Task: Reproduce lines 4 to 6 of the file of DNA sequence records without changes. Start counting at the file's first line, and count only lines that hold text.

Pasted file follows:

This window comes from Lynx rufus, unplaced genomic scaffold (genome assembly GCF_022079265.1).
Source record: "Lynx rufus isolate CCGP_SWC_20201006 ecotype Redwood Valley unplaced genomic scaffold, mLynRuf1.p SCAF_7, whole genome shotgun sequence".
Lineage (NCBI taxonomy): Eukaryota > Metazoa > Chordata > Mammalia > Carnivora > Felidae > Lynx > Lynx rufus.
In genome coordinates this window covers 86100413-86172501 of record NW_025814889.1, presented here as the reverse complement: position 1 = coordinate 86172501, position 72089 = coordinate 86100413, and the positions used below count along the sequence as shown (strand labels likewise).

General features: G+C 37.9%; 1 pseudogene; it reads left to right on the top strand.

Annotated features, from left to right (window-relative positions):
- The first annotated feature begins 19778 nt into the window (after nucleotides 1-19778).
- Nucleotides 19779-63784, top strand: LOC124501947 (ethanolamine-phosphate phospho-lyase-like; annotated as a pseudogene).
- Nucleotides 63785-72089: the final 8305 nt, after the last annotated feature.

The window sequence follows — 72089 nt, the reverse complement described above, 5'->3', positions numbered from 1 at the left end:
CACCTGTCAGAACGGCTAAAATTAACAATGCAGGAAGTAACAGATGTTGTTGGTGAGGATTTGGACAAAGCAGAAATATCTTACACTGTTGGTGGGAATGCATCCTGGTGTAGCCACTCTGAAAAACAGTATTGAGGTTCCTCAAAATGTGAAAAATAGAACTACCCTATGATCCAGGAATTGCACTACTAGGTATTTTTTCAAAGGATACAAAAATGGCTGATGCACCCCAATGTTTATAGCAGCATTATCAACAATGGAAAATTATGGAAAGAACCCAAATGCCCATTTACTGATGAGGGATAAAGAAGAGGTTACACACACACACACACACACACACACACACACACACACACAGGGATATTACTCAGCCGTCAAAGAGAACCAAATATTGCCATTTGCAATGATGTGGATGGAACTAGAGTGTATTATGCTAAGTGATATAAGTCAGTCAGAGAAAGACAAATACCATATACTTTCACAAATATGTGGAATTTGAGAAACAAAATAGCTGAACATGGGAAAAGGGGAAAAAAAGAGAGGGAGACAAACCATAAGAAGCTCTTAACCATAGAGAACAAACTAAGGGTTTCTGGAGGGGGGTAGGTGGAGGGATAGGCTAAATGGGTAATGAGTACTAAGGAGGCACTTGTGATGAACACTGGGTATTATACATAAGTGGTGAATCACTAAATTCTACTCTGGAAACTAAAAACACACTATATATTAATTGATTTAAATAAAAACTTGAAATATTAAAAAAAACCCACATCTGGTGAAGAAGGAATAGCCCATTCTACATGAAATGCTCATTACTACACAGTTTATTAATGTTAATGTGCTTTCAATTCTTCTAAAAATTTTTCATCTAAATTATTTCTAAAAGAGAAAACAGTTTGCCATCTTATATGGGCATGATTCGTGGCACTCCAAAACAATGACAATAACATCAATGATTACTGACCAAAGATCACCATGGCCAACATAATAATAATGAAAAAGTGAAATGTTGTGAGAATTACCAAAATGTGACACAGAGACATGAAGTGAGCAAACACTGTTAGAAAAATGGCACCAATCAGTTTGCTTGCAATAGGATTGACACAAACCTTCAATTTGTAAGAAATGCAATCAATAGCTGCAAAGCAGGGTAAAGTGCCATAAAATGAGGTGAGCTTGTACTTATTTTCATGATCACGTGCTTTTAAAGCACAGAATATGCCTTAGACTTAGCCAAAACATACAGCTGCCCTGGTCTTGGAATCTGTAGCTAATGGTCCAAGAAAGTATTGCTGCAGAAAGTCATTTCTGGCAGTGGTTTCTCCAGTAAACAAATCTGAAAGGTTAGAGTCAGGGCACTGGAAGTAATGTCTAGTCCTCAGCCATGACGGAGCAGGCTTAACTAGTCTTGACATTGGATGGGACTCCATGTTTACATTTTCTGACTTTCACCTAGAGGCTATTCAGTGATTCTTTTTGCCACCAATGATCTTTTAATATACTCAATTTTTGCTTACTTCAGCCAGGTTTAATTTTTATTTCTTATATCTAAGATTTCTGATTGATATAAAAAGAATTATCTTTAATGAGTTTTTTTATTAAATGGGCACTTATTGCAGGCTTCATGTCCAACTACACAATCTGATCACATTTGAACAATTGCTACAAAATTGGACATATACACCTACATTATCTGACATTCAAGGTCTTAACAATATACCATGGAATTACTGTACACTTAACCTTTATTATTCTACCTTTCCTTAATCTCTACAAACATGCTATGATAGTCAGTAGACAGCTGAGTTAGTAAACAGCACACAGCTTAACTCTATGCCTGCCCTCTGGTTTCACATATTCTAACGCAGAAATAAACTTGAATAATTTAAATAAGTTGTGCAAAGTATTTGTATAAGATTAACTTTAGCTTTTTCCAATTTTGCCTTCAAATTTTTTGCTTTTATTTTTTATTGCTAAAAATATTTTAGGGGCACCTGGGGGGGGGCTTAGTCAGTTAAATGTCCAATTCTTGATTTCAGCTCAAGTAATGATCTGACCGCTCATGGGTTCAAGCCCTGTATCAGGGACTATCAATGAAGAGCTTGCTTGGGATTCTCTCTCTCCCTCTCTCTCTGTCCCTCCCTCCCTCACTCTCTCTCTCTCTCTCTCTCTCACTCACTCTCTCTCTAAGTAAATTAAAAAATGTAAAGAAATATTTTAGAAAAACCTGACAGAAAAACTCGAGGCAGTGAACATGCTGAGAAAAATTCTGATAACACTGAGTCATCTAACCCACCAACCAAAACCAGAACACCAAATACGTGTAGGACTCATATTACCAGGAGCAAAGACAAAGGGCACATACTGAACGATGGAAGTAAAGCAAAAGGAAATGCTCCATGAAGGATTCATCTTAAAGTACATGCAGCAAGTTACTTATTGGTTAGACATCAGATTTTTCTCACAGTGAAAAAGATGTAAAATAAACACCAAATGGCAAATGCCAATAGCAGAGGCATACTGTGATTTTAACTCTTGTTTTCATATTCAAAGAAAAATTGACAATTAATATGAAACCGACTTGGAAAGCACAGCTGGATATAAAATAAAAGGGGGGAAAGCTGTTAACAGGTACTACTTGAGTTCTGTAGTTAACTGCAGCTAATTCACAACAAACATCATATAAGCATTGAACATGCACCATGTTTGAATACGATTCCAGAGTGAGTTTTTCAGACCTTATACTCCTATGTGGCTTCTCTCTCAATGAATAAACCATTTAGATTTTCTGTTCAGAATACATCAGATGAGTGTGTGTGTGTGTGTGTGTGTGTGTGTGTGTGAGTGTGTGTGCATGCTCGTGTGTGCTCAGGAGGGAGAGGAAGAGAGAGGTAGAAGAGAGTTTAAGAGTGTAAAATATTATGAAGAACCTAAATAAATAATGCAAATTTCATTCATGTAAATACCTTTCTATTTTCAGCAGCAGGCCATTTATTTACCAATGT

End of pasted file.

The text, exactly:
In genome coordinates this window covers 86100413-86172501 of record NW_025814889.1, presented here as the reverse complement: position 1 = coordinate 86172501, position 72089 = coordinate 86100413, and the positions used below count along the sequence as shown (strand labels likewise).

General features: G+C 37.9%; 1 pseudogene; it reads left to right on the top strand.

Annotated features, from left to right (window-relative positions):